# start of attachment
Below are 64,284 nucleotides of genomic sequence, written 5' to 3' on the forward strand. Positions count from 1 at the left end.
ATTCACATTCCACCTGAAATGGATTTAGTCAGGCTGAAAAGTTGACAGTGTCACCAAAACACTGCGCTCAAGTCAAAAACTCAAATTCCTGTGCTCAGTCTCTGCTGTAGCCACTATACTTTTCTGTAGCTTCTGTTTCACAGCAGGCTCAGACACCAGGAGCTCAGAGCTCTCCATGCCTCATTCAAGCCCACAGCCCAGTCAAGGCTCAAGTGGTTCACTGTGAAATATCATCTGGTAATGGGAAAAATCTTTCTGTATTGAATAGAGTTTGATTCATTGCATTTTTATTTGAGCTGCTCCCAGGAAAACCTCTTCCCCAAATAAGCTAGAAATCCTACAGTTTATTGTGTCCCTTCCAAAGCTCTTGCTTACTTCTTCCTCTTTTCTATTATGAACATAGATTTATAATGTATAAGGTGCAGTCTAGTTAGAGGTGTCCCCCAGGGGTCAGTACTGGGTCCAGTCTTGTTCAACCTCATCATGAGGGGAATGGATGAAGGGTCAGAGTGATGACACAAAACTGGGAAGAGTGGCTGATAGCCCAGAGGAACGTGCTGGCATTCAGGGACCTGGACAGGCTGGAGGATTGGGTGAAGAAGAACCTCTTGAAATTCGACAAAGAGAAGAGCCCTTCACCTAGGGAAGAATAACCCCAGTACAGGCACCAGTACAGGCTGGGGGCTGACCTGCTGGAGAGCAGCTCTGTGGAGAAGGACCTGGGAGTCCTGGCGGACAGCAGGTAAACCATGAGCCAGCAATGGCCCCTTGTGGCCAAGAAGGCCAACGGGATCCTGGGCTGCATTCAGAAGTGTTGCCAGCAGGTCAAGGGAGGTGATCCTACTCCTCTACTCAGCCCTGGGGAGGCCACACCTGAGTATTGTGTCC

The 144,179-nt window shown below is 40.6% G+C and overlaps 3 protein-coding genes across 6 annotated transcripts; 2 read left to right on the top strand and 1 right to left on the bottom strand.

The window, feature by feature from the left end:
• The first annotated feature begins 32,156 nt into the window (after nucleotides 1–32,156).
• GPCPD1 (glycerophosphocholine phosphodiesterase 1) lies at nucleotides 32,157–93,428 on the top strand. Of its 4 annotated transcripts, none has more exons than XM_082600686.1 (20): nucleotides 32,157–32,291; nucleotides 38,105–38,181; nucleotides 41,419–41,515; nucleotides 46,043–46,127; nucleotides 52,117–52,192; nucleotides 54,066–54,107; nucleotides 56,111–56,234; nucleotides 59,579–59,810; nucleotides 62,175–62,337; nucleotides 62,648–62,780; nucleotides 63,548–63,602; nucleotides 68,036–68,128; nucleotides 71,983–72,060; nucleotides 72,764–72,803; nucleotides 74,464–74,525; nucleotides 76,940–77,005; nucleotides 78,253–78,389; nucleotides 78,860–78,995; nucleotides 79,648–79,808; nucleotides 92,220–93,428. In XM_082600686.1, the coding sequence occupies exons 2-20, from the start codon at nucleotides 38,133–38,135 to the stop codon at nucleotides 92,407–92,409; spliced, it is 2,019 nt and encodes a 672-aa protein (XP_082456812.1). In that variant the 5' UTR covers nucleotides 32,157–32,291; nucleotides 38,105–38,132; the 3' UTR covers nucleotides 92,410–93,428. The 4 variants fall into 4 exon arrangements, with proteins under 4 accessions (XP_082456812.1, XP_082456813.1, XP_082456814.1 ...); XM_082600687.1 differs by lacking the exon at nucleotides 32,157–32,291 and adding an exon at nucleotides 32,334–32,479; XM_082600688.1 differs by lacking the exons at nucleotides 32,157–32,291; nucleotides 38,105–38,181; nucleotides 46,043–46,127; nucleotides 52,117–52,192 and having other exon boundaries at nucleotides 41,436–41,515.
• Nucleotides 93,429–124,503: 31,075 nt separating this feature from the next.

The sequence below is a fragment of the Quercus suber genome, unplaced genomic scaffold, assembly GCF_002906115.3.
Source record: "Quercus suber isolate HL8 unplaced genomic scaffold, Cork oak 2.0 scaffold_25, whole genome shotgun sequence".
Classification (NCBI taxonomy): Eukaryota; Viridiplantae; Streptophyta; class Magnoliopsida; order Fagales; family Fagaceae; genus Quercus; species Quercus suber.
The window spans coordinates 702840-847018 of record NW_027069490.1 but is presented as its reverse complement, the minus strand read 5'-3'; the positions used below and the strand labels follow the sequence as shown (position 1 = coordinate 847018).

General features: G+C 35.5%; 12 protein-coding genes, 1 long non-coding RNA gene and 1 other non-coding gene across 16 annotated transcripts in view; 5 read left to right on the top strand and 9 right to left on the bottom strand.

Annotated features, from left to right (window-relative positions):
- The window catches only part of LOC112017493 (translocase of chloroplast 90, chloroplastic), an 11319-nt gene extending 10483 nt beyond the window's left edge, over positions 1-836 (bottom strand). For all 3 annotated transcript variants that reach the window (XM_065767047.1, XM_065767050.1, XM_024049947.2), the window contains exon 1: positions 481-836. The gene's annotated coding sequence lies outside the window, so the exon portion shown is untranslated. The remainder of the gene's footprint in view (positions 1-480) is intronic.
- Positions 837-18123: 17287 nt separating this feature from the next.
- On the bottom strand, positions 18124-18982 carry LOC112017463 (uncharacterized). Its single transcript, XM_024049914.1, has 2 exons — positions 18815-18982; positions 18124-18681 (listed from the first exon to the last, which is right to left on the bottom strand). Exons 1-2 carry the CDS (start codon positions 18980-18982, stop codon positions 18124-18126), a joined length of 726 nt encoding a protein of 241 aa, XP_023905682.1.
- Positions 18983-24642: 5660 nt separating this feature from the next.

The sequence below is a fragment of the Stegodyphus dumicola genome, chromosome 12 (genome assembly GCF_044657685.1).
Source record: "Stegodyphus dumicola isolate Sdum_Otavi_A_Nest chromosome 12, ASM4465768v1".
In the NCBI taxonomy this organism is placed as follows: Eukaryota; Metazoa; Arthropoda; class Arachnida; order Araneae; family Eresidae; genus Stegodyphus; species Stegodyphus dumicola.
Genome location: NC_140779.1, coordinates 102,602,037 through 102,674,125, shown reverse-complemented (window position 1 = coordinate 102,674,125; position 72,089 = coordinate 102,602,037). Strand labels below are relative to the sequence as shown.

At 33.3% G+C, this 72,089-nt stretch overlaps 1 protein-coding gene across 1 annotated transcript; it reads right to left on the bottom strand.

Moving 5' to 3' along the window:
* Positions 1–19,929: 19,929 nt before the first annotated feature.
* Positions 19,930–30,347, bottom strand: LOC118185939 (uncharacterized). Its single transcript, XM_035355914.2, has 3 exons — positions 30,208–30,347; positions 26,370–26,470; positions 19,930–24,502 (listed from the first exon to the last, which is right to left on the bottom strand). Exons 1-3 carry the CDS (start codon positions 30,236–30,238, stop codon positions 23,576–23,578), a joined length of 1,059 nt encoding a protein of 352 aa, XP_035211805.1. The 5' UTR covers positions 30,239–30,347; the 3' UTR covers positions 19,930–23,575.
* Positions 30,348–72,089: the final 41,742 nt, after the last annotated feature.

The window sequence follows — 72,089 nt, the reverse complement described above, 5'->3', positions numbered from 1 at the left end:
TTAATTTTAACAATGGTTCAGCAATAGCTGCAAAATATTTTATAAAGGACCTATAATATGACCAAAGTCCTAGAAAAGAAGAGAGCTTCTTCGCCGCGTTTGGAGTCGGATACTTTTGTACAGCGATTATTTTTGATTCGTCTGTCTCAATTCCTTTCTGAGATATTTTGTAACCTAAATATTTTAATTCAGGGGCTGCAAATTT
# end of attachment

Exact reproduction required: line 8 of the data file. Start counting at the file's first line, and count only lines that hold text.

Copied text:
The sequence below is a fragment of the Quercus suber genome, unplaced genomic scaffold, assembly GCF_002906115.3.